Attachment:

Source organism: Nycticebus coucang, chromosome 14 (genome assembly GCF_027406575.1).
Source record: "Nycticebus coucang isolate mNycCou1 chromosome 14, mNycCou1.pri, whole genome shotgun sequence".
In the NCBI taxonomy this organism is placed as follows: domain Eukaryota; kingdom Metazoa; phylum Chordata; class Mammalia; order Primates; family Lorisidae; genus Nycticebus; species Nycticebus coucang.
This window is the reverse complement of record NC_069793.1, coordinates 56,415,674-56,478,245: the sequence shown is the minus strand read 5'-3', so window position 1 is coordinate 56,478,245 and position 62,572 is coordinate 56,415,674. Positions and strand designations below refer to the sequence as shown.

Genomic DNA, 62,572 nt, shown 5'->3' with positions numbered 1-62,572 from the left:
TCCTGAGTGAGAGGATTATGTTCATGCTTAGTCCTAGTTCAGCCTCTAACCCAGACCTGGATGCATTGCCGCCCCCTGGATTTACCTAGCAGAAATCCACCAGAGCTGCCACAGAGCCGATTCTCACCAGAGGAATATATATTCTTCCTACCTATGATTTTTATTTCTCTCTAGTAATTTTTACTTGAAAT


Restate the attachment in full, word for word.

Source organism: Nycticebus coucang, chromosome 14 (genome assembly GCF_027406575.1).
Source record: "Nycticebus coucang isolate mNycCou1 chromosome 14, mNycCou1.pri, whole genome shotgun sequence".
In the NCBI taxonomy this organism is placed as follows: domain Eukaryota; kingdom Metazoa; phylum Chordata; class Mammalia; order Primates; family Lorisidae; genus Nycticebus; species Nycticebus coucang.
This window is the reverse complement of record NC_069793.1, coordinates 56,415,674-56,478,245: the sequence shown is the minus strand read 5'-3', so window position 1 is coordinate 56,478,245 and position 62,572 is coordinate 56,415,674. Positions and strand designations below refer to the sequence as shown.

Genomic DNA, 62,572 nt, shown 5'->3' with positions numbered 1-62,572 from the left:
TCCTGAGTGAGAGGATTATGTTCATGCTTAGTCCTAGTTCAGCCTCTAACCCAGACCTGGATGCATTGCCGCCCCCTGGATTTACCTAGCAGAAATCCACCAGAGCTGCCACAGAGCCGATTCTCACCAGAGGAATATATATTCTTCCTACCTATGATTTTTATTTCTCTCTAGTAATTTTTACTTGAAAT